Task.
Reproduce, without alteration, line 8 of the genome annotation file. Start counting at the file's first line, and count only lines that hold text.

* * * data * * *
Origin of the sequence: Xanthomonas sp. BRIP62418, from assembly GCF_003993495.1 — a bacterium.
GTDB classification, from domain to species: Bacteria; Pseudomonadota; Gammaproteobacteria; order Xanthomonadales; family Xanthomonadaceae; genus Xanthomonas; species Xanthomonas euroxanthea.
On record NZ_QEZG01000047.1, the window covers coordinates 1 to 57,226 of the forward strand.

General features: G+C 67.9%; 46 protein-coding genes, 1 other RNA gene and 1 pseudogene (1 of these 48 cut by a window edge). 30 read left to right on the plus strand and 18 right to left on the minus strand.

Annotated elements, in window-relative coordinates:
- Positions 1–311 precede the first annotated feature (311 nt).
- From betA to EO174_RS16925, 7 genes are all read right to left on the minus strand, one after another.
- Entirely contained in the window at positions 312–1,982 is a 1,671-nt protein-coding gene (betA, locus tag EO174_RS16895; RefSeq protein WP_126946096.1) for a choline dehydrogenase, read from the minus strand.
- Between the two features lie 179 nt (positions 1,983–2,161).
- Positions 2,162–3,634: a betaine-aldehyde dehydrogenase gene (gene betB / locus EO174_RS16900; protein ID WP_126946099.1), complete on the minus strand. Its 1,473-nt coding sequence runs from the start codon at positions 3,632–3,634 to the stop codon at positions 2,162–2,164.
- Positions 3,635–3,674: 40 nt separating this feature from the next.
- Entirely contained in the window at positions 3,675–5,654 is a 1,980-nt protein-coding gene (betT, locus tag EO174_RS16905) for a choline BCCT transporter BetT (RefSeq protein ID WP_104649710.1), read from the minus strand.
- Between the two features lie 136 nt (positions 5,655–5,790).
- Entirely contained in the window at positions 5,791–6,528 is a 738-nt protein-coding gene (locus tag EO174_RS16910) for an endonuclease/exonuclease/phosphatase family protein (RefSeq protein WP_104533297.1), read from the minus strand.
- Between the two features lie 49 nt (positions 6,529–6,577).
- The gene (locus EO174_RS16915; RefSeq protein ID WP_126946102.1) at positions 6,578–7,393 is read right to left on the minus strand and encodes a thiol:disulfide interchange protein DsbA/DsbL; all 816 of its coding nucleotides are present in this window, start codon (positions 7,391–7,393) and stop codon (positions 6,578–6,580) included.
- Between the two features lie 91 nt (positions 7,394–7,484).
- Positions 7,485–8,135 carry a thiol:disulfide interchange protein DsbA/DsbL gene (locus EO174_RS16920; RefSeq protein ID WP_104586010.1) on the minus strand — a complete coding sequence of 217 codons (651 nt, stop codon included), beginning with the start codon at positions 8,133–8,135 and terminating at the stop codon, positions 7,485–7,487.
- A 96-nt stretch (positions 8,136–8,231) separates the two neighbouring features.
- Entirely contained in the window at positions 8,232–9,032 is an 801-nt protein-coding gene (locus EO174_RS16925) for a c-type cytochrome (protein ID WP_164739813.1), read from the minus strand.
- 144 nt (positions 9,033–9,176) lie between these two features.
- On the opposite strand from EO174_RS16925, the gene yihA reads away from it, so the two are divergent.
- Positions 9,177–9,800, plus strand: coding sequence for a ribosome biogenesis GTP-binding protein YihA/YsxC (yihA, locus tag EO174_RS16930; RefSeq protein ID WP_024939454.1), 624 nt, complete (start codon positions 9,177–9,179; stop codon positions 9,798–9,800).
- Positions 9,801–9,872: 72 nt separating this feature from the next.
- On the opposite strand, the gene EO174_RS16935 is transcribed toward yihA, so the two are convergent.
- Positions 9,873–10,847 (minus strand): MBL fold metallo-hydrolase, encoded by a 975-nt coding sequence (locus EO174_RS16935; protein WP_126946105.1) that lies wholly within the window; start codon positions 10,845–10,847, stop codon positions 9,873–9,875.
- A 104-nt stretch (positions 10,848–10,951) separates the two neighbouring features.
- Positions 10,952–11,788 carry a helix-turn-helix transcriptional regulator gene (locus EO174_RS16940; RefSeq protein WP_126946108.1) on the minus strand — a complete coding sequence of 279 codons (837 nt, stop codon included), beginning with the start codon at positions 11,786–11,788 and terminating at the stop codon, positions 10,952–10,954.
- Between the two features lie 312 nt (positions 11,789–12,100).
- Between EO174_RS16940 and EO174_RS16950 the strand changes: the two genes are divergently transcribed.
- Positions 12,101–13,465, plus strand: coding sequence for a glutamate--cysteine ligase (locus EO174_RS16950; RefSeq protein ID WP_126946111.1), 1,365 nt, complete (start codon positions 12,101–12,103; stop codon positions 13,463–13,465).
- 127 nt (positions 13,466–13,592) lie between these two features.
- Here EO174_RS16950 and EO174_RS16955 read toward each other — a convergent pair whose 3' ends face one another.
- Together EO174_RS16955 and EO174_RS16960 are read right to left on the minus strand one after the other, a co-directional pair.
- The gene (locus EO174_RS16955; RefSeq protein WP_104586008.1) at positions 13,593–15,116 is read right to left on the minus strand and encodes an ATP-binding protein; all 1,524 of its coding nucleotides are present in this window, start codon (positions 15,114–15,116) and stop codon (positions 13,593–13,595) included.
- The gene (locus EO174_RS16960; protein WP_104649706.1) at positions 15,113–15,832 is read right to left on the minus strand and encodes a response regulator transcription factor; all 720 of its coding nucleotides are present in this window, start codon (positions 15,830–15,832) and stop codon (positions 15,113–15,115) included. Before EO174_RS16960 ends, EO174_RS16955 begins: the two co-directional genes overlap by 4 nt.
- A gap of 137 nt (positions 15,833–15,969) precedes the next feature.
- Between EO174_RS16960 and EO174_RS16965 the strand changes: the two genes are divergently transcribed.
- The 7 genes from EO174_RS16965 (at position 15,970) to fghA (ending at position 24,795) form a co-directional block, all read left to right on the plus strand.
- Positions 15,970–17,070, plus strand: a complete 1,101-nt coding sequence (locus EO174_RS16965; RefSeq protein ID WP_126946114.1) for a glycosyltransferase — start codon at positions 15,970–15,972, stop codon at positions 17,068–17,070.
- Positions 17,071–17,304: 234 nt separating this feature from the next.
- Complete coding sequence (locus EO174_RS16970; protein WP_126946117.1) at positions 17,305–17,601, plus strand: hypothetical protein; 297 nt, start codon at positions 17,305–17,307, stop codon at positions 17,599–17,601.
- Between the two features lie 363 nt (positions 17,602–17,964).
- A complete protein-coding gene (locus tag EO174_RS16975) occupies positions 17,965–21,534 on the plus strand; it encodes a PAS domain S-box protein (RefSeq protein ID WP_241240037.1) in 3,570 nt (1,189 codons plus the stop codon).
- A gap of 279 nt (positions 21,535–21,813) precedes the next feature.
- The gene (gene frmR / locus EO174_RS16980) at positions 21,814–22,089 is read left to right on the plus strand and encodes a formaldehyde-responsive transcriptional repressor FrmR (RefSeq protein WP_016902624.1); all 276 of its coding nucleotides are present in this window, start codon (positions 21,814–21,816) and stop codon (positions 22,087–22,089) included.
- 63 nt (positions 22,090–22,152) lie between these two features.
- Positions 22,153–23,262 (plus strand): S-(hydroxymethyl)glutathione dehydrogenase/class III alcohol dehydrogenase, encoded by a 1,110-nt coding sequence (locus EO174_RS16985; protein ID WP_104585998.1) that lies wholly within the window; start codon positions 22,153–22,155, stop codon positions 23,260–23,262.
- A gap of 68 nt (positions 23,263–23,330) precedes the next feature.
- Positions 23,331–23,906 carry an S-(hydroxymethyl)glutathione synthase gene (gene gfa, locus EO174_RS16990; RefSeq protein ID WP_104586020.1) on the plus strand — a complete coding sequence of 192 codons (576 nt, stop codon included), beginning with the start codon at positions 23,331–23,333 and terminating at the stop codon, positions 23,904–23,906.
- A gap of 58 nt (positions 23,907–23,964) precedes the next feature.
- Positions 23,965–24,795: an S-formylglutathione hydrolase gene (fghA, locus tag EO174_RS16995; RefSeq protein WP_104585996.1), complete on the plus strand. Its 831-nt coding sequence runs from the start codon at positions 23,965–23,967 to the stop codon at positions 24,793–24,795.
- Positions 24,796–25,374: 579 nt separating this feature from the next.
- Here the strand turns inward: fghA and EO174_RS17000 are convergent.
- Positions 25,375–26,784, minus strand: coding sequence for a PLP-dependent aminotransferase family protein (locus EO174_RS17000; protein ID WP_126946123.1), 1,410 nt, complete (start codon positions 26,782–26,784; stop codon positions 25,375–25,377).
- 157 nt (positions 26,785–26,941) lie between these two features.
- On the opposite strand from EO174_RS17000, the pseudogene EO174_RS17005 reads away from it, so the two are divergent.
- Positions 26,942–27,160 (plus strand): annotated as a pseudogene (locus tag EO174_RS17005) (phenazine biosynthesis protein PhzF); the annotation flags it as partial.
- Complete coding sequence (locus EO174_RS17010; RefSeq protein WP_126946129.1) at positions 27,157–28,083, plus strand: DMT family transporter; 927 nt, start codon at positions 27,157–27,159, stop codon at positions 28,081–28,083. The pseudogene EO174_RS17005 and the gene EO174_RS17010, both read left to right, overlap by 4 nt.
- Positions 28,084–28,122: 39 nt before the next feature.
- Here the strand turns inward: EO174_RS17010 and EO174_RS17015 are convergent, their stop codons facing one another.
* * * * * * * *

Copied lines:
- Entirely contained in the window at positions 312–1,982 is a 1,671-nt protein-coding gene (betA, locus tag EO174_RS16895; RefSeq protein WP_126946096.1) for a choline dehydrogenase, read from the minus strand.